2. Having purchased their excellent J-11B (Chinese variant of the Su-27 kit) for a mere £29.00 upon its release in the UK it is supposed to cost £90 when it reaches these shores. For a kit that has major shape issues in the nose? I will either pass, wait until the importer shift stock it can’t sell or hold on for the Kittyhawk release. OK there may be some engineering issues but sure the price would be more attractive. Now perhaps AMK should give this one a go, after the Mig 31 and the much anticipated F-14, maybe then we would get a benchmark kit of this strange looking beast

  3. It’s slightly ridiculous in this day an age of information (even from so-called armchair experts) that more care and attention to the design of these things can’t be taken. HB/Trumpy are known for it sadly. I do agree that the price is utterly shocking, even Tamiyas new tomcat is cheaper!

  4. I wouldn’t mind if they got the quality of AMK……..
    Especially if they got the quality of fit/detail that AMK did with their MIG 31.
    However,that would equate ,Su 34 wise to £126.00 in the UK!
    Fuck that… as we have AMK MiG 31 retailing at £55.00 .. pure perfection…

  5. Considering the AMK MiG-31 is a substantially-sized kit in 1/48 and can be had for under $80, I find this entire pricing scheme to be ludicrous. I can’t imagine they think they’ll sell many at this price point, even to rabid Flanker modelers.

  6. 166USD is because there’s no competition at this time I guess. Trumpyboss has forgotten the basic supply & demand rule. That’s fine, my money will be spent elsewhere.

  7. So my choices are an expensive inaccurate kit that probably goes together pretty well or a potentially more accurate kit that probably has complex over-engineered design elements that make it a much harder build. I’m still probably going to buy one of each. Damn it!

  8. The Chinese can go fuck themselves……. I am sticking to Europe,Japan and GWH is the company I still buy from…. Why ? Kittyhawk, Trumpeter and H.B are assholes…. They care not for accuracy, customer feedback is 100% neglected.

    I have sworn never to buy a Kitthawk kit after their overprized undbuildable piece of shit such as the Jaguar and Gripen…… HobbyBoss is now ruled in there as well.

    Viva Airfix, Tamiya and GWH…. Revell can in to 🙂

    • Um…Great Wall Hobby *is* Chinese.

      Hobby Boss and Trumpeter can do some really amazing kits. The Su-27 that this was developed at least in part from is a fantastic kit, and they’ve had plenty of other solid ones of late (A-6 Intruder, A-37 Dragonfly…). Trumpeter’s also been doing some simply awesome work on the armor side lately. Definitely on the fiddly side, but the quality is easily up there if not surpassing Dragon.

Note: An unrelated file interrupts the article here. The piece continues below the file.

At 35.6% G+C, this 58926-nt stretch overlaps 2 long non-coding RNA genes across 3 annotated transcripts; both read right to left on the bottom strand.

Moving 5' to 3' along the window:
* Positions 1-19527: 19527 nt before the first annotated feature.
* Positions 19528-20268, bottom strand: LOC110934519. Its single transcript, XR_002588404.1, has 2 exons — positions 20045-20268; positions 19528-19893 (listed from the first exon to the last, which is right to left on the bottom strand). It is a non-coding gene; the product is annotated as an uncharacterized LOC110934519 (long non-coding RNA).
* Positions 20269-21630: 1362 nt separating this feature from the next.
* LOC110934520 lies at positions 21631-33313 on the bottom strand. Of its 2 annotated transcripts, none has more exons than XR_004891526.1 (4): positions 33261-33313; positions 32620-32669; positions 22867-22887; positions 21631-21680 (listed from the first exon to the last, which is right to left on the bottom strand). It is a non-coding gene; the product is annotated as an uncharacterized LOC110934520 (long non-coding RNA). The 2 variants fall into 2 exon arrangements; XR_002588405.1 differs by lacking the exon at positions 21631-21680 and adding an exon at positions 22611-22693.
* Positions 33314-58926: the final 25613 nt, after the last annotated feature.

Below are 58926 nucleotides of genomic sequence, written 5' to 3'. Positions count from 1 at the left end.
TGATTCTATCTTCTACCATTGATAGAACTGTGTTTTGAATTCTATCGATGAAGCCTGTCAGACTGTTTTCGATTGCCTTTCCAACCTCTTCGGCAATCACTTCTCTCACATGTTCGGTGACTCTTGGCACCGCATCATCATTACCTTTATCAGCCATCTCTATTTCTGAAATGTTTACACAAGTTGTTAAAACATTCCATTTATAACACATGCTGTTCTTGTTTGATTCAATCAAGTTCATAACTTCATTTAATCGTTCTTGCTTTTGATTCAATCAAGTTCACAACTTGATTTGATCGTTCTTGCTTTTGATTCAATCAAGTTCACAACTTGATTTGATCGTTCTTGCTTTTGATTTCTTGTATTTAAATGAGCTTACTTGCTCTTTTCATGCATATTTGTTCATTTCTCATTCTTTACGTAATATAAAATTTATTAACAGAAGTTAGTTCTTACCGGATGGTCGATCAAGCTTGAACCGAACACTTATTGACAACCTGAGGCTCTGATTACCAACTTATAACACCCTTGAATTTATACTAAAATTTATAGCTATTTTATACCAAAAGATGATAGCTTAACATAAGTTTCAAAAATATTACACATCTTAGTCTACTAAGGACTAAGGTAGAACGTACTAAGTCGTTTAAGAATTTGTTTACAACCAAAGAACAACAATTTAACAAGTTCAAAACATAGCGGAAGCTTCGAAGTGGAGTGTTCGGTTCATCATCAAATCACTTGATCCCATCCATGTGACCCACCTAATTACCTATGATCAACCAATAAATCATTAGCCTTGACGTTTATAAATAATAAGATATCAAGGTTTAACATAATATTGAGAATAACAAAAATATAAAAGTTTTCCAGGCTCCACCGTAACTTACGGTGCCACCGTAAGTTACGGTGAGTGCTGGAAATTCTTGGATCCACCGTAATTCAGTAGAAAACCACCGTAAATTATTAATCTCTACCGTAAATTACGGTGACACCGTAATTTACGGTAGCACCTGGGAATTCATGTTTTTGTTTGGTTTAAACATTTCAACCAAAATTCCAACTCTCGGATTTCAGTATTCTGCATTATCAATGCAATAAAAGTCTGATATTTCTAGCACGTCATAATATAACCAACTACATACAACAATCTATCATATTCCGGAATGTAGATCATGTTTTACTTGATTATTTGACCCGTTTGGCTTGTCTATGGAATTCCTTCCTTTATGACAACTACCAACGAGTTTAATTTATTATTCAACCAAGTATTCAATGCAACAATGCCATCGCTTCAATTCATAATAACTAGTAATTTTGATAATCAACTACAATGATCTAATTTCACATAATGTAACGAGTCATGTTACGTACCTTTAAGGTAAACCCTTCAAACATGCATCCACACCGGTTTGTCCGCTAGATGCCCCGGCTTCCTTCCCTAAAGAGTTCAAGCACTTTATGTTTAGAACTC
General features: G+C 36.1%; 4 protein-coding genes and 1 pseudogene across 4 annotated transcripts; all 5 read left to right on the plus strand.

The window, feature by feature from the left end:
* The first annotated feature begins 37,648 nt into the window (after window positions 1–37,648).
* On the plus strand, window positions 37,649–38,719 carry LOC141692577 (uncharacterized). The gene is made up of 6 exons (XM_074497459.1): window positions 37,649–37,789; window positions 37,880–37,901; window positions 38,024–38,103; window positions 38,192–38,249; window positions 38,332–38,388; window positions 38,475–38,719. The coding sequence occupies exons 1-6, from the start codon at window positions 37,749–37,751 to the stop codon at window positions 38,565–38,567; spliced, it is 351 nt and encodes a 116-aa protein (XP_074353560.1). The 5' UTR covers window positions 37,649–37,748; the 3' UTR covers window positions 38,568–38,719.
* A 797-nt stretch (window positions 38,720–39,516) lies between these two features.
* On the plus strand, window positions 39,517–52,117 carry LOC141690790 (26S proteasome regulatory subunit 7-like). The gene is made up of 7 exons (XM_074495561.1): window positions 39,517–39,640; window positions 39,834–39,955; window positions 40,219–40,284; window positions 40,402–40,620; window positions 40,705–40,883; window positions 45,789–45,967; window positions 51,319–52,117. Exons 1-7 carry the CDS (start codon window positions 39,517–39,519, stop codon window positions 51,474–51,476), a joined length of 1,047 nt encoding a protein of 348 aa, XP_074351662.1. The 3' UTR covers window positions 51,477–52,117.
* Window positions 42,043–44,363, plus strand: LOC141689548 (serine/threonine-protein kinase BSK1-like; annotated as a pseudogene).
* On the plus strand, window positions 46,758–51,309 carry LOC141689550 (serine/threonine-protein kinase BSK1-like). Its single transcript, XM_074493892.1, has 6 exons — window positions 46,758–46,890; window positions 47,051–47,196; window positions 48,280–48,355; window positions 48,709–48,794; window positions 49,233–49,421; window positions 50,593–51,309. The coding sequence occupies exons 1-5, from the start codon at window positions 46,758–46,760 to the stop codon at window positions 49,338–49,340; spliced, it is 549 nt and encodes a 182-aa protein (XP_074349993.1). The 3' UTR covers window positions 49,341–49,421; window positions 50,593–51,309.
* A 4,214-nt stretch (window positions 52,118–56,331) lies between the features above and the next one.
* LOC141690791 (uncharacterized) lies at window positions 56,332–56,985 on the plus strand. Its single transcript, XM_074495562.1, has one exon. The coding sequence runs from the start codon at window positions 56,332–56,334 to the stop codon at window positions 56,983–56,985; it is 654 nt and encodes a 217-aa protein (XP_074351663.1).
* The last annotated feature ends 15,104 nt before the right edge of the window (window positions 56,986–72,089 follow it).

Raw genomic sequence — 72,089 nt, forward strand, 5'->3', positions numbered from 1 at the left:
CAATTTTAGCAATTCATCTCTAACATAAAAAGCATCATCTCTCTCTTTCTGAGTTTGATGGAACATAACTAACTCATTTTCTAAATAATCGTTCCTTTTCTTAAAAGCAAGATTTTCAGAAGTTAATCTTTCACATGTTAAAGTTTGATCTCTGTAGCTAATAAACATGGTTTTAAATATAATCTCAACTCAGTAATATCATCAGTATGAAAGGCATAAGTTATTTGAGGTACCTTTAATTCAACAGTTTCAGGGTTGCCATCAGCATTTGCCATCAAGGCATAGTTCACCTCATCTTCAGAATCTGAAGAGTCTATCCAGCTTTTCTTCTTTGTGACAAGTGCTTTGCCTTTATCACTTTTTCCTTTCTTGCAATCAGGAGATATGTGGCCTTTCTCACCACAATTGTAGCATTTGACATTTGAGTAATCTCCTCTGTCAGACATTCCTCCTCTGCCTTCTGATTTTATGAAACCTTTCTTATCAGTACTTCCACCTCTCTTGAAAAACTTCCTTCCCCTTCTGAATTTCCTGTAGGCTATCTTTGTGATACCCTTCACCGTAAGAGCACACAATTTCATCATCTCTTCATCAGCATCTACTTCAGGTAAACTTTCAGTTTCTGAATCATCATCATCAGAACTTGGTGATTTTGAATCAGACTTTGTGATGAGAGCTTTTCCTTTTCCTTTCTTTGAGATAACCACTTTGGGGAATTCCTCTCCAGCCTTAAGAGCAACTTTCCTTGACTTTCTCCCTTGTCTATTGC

• As I understand it, HB/ Trumpy have 2 development teams..
        Team A seems to give good results , whilst team B turns out bum steers..

      • I’m not sure I believe that – at their output levels they have to have more teams than that running. I think it’s likely that certain subjects get the better resources and probably higher budgets, though

      • ed, I really don’t think there are A & B Teams. It’s just that some subjects have been better documented than others so that misinterpretation by the CAD designer is less likely. To me the fact that the accuracy varies tends to indicate that there’s no process in place to improve accuracy.

      • Geographically Great Wall is of course Chinese… I should have expressed myself better. GWH is not Chinese in the traditional sense, fuck-the-public all we can manner. I of course have to include the AvantGarde guys who also love their customers by listening to the market… I have no problems paying a lot if there is serious efforts and long hours put in behind to make the modeller happy. HobbFuck and Kittycrap obviously have another mission.

        For the ridiculous price of $166 you should not be disrespected, humiliated and break out yet again the wallet, then the saw cutting off the nose, then ask for the 1st aide kit from Quickboost etc.. The damn thing so apparent for the disgusting price as the nose, has to be spot on.. That is non-negotiable for the what they are asking us to pay.. Well guess what, my sworn boycotte of Kittyhawk just got a ew fellow in the boat. My listed companies above are upping and setting new standards with every release.. HobbyBust will never get my money for such an important, big eyecatching subject as the Su-34 that god knows how, got approved to go into production…. You are right there are some good brains in the company and when they are let to work undisturbed and launch stuff like the F-14, Fw-190 D or even their Me-262’s things are somewhat on paar with the competition. Needless to say the head of engineering is a mindless moron, probably a son elected by a father being a boardmember. That utter piece of shit like their Hellcat, squashed A7 Corsair, Tornado and their recent disgrace, the J-29 Tunnan gets okeyed to hit the shelves is beyond understanding……

        Again.. Fuck You right to hell HobbyBoss and Kittyhawk… Go bankrupt, please